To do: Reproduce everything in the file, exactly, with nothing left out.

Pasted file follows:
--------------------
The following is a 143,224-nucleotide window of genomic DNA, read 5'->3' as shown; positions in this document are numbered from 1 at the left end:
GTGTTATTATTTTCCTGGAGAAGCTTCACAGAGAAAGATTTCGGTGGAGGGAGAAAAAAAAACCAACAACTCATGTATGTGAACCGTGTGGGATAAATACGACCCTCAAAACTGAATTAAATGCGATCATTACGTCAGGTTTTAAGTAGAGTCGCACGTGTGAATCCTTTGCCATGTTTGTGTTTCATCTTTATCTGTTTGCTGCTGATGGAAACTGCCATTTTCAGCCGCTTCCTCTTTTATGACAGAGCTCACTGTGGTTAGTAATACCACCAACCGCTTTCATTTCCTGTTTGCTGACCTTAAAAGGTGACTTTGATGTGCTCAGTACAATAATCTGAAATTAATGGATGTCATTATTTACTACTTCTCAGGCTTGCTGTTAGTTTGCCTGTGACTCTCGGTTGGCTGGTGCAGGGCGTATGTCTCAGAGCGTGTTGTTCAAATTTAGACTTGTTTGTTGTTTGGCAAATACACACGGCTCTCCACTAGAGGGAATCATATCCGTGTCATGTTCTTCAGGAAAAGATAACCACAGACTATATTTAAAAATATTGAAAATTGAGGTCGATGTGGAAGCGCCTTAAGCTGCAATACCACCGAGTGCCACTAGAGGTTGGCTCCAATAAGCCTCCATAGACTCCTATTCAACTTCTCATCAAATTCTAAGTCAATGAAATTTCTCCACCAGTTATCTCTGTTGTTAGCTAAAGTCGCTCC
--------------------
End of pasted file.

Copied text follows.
The following is a 143,224-nucleotide window of genomic DNA, read 5'->3' as shown; positions in this document are numbered from 1 at the left end:
GTGTTATTATTTTCCTGGAGAAGCTTCACAGAGAAAGATTTCGGTGGAGGGAGAAAAAAAAACCAACAACTCATGTATGTGAACCGTGTGGGATAAATACGACCCTCAAAACTGAATTAAATGCGATCATTACGTCAGGTTTTAAGTAGAGTCGCACGTGTGAATCCTTTGCCATGTTTGTGTTTCATCTTTATCTGTTTGCTGCTGATGGAAACTGCCATTTTCAGCCGCTTCCTCTTTTATGACAGAGCTCACTGTGGTTAGTAATACCACCAACCGCTTTCATTTCCTGTTTGCTGACCTTAAAAGGTGACTTTGATGTGCTCAGTACAATAATCTGAAATTAATGGATGTCATTATTTACTACTTCTCAGGCTTGCTGTTAGTTTGCCTGTGACTCTCGGTTGGCTGGTGCAGGGCGTATGTCTCAGAGCGTGTTGTTCAAATTTAGACTTGTTTGTTGTTTGGCAAATACACACGGCTCTCCACTAGAGGGAATCATATCCGTGTCATGTTCTTCAGGAAAAGATAACCACAGACTATATTTAAAAATATTGAAAATTGAGGTCGATGTGGAAGCGCCTTAAGCTGCAATACCACCGAGTGCCACTAGAGGTTGGCTCCAATAAGCCTCCATAGACTCCTATTCAACTTCTCATCAAATTCTAAGTCAATGAAATTTCTCCACCAGTTATCTCTGTTGTTAGCTAAAGTCGCTCC